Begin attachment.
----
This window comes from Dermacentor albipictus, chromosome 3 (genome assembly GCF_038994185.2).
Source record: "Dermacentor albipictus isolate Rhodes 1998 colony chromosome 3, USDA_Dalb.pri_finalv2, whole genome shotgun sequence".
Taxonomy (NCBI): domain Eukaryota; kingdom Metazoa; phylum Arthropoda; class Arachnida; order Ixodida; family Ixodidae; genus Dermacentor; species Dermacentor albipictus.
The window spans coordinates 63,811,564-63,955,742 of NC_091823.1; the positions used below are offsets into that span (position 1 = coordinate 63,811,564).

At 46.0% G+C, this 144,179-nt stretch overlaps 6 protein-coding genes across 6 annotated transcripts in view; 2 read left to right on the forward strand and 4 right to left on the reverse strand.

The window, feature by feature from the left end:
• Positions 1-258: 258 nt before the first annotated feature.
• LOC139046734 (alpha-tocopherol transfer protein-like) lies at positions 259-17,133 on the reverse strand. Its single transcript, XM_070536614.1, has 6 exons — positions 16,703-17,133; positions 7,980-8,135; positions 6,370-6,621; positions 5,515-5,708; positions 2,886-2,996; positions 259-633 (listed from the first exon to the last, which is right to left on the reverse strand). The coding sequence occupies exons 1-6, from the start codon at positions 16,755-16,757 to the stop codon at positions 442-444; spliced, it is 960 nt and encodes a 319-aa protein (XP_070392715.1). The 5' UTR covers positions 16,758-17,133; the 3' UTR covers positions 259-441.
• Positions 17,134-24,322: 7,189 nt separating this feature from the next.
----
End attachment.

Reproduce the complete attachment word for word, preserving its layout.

This window comes from Dermacentor albipictus, chromosome 3 (genome assembly GCF_038994185.2).
Source record: "Dermacentor albipictus isolate Rhodes 1998 colony chromosome 3, USDA_Dalb.pri_finalv2, whole genome shotgun sequence".
Taxonomy (NCBI): domain Eukaryota; kingdom Metazoa; phylum Arthropoda; class Arachnida; order Ixodida; family Ixodidae; genus Dermacentor; species Dermacentor albipictus.
The window spans coordinates 63,811,564-63,955,742 of NC_091823.1; the positions used below are offsets into that span (position 1 = coordinate 63,811,564).

At 46.0% G+C, this 144,179-nt stretch overlaps 6 protein-coding genes across 6 annotated transcripts in view; 2 read left to right on the forward strand and 4 right to left on the reverse strand.

The window, feature by feature from the left end:
• Positions 1-258: 258 nt before the first annotated feature.
• LOC139046734 (alpha-tocopherol transfer protein-like) lies at positions 259-17,133 on the reverse strand. Its single transcript, XM_070536614.1, has 6 exons — positions 16,703-17,133; positions 7,980-8,135; positions 6,370-6,621; positions 5,515-5,708; positions 2,886-2,996; positions 259-633 (listed from the first exon to the last, which is right to left on the reverse strand). The coding sequence occupies exons 1-6, from the start codon at positions 16,755-16,757 to the stop codon at positions 442-444; spliced, it is 960 nt and encodes a 319-aa protein (XP_070392715.1). The 5' UTR covers positions 16,758-17,133; the 3' UTR covers positions 259-441.
• Positions 17,134-24,322: 7,189 nt separating this feature from the next.